Stiglitz: hedge funds are crony capitalism

Doug Henwood dhenwood at
Sat Oct 24 09:02:08 PDT 1998

Date: Fri, 23 Oct 1998 19:42:04 -0400 (EDT) Reply-To: rob at Originator: stop-imf at Sender: stop-imf at Precedence: bulk From: Robert Weissman <rob at> To: Multiple recipients of list STOP-IMF <stop-imf at> Subject: Stiglitz: hedge funds are crony capitalism MIME-Version: 1.0 X-Comment: To unsubscribe from this list, send the one line message "unsubscribe stop-imf" to "listproc at". Leave the "Subject:" line of your message blank.archive stop-imf /home/listproc/archives/stop-imf %y%m%d stop-imf

World Bank chief economist cites Asia, LTCM fund problems Date: Mon Oct 19 15:05:44 CDT 1998

GENEVA, Oct 19 (AFP) - World Bank chief economist Joseph Stiglitz charged on Monday that problems blamed for the financial crisis in Asia were also rife at troubled US-hedge fund Long-Term Capital Management.

Stiglitz, speaking at the annual board meeting of the UN Conference on Trade and Development, said woes blamed for Asia's turmoil, such as crony capitalism, conflicts of interest and high debt levels, were also hallmarks of the fund.

LTCM, a once high-flying and sophisticated hedge fund, narrowly avoided collapse last month with a 3.5 billion dollar bailout by 14 firms, including some sharehoders, led by the US Federal Reserve Bank.

Stiglitz charged that "therewas at least an appearance of crony capitalism" at LTCM, where "one of the principals was a former vice chairman of the Fed, which led the rescue effort."

While South Korea, Thailand and Indonesia were heavily criticized for acquiring mountains of debt, the "magnitude of debt (at LTCM) was unbelievable," Stiglitz said.

LTCM had an exposure of "somewhere between one to one and a half trillion dollars based on a capital of between three to five billion dollars," he said.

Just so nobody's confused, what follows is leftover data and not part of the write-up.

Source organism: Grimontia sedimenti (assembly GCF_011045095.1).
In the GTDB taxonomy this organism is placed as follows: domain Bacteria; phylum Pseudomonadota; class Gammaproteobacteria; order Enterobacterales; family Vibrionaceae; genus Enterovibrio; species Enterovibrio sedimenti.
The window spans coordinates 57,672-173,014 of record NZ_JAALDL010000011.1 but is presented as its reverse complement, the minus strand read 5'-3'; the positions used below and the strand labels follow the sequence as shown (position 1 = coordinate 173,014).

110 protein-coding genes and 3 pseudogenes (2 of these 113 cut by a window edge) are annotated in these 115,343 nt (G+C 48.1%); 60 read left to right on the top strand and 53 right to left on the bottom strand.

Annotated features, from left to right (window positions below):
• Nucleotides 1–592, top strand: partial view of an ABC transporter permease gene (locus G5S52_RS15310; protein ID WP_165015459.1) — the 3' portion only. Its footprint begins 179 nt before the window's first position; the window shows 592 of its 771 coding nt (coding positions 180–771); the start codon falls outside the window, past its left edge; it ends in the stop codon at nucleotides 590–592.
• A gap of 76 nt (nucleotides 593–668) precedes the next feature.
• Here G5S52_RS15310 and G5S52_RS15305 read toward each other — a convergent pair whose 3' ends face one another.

"And American and Swiss banks were lending to this higly leveraged hedge fund."

There was much talks in East Asia about (lack of) competition, he said. "And yet what's remarkable here is the concentration of economic power, the fact that the actions ofone firm could have a systemic effect on global capital markets," which was one justification for the bailout.

Stiglitz, in a 90-minute speach to UNCTAD delegates, focussed on the flaws of what he called the "Washington consensus" such as its number crunching singlemindedness and on outlining a new development plan taking into account social and psychological realities.

Friction between the World Bank and International Monetary Fund surfaced at their annual meeting in Washington at the beginning of October.

World Bank president James Wolfensohn told world finance officials it was now time "to go beyond financial stabilization" to engage in a debate "where mathematics will not dominate humanity, where the need for often drastic change can be balanced with protecting the interests of the poor."

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